I’ve had some decent success in recent days with reading online ebook guides from websites, and Vanilla Forums has one called Gamification for Online Communities. I’m not even going to bother linking to it as it doesn’t deserve the promotion.
I confess I have a small hidden agenda in reading it — I’m curious if they know what gaming is to start with or if they just decide it’s too obvious to define. The MOOC course studying games showed that isn’t an irrelevant question (Understanding Video Games – Week 7 – The culture of video games).
It starts off strong — a definition rooted in the academic study and scientific classification, namely that gamification is the “use of game thinking and game design elements in non-game contexts. These game mechanics are designed to shape a game’s dynamics (e.g., competitive behaviour) and emotions (e.g., anticipation) in order to engage players (e.g. users, customers, employees, voters).” It focuses on the application aspects to other areas and even goes further with a larger formal definition that recognizes point-scoring and rules as key elements. For the onboarding process, it uses examples about tracking completion progress and achievements, but doesn’t initially mention the need for “rewards” for those behaviours — without the reward, it’s just a to-do list.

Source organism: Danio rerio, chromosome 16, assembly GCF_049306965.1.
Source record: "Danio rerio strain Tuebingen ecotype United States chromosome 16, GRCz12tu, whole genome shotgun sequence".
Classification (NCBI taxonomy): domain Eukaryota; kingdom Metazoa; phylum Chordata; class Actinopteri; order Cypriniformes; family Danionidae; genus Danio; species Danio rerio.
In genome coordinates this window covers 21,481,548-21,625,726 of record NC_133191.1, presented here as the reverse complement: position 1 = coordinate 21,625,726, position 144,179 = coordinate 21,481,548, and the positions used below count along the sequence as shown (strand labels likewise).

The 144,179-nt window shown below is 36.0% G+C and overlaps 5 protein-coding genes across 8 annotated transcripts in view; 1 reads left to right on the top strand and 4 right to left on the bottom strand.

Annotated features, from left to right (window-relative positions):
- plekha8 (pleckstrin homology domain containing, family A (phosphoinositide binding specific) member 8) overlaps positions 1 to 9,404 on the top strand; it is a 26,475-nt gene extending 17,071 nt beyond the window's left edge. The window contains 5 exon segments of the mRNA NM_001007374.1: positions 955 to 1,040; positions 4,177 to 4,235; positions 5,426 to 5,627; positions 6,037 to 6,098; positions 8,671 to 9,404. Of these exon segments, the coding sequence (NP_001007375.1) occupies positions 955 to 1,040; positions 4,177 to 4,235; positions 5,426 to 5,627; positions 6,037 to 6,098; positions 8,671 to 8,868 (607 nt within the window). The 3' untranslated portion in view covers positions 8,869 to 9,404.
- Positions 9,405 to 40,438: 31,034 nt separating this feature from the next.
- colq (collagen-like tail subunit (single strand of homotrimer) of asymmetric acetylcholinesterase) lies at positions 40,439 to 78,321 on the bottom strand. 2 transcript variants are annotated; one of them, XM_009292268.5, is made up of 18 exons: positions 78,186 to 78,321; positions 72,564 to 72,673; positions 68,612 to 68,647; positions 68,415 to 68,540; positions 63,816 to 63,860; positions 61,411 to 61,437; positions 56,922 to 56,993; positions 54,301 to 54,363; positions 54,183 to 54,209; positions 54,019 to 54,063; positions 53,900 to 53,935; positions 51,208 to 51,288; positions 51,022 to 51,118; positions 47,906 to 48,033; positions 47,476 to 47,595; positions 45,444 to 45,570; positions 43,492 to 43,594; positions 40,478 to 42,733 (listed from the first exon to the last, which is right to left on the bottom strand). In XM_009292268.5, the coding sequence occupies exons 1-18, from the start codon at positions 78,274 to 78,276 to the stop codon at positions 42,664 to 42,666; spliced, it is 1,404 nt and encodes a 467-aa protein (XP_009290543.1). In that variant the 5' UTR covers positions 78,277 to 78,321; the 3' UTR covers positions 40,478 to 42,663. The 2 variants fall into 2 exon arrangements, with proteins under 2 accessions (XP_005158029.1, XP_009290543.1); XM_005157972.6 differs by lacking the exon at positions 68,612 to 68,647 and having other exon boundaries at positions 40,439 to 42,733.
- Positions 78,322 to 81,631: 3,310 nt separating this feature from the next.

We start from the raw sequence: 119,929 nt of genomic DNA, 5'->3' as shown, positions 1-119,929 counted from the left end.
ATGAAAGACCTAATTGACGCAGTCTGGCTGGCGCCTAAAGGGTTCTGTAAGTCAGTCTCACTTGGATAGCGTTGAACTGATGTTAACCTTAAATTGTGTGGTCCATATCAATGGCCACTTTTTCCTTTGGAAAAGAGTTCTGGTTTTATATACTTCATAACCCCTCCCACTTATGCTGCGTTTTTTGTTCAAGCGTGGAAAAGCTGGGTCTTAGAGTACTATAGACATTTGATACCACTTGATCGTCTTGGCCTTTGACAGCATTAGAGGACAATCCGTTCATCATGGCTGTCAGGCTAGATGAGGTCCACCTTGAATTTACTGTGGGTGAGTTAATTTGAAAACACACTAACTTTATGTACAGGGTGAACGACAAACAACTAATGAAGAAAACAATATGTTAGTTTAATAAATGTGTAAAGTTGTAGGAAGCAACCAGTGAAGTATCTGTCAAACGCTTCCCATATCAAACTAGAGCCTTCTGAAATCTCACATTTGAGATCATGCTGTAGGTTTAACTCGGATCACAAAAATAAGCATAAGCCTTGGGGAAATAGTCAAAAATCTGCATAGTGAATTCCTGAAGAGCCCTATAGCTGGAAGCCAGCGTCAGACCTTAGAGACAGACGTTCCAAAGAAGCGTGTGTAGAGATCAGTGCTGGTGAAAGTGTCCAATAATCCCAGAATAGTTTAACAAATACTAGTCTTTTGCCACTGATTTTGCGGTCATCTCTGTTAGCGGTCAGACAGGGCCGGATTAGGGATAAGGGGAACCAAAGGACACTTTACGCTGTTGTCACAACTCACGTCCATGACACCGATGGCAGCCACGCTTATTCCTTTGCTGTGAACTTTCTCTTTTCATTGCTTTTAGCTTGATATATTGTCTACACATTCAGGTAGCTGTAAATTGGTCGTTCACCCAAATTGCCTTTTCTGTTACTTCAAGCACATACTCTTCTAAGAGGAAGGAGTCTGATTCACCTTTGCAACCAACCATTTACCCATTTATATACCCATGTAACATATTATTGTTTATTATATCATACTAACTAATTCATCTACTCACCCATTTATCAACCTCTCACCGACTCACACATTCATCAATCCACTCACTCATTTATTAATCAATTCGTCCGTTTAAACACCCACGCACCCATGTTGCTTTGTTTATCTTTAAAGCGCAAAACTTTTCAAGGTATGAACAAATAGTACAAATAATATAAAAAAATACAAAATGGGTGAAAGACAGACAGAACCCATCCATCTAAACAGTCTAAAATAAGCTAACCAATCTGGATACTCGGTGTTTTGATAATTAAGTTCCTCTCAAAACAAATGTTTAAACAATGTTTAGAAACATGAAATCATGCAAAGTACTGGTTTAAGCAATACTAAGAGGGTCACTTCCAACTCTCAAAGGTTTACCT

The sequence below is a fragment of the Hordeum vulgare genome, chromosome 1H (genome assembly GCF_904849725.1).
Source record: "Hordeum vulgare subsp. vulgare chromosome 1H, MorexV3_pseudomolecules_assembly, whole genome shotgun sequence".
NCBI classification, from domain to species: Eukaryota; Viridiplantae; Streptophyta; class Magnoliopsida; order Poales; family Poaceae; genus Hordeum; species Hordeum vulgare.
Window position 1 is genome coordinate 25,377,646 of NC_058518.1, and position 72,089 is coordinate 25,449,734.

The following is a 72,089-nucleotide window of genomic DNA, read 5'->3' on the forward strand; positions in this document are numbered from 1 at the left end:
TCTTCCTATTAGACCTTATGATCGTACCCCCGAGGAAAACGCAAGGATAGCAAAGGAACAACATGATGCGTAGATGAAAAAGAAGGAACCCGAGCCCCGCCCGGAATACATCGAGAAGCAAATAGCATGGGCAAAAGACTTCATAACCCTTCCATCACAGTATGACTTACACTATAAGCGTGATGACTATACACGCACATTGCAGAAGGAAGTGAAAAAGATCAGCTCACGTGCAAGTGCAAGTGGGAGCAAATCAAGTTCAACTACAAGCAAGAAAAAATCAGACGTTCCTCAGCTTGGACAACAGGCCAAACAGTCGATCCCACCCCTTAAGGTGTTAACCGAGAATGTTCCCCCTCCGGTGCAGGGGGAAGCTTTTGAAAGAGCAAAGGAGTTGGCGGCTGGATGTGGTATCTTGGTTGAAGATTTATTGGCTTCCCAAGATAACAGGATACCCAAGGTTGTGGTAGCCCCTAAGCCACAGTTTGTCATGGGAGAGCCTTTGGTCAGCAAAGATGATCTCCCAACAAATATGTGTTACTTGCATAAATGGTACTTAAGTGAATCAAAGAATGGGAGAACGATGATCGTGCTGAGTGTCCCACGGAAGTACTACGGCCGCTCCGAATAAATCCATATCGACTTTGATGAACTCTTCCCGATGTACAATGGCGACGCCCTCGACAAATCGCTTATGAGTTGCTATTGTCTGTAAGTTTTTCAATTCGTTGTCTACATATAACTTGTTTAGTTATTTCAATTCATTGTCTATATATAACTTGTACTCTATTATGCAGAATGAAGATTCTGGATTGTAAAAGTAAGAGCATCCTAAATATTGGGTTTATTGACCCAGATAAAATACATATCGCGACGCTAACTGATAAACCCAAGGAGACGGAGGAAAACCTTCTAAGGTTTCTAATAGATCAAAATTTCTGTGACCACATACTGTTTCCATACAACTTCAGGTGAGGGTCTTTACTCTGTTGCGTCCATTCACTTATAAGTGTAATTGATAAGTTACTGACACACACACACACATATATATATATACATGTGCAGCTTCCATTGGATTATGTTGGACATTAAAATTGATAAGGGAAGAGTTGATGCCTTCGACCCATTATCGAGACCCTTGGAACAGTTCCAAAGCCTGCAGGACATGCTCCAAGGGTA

After that, it moves into the aspects but I found the motivation elements less revealing. They talk about player types, and only identify 3, and then moves on to benefits of gamification. Except it doesn’t identify any. It says “let’s talk about what it can’t do”, and then doesn’t. It is completely empty fluff statements. It shifts gears into “how to implement gamification”, but really only jumps to some key performance indicators (KPIs) to know if people are using the site before and after you implement it.
At this point, I would be willing to toss the entire thing, but it’s only 33 pages so I kept going. The section on onboarding isn’t bad, pretty simplistic view, but okay. Another section talks about engagement, hopefully leading to entrenchment, before moving on to potential pitfalls.
Overall, I’d probably rate it about a 3/10 for content. But if you take into account typos, grammatical mistakes, and just plain spelling errors, I’ll downgrade to a 1/10.
Too bad, it started so strongly on the definition.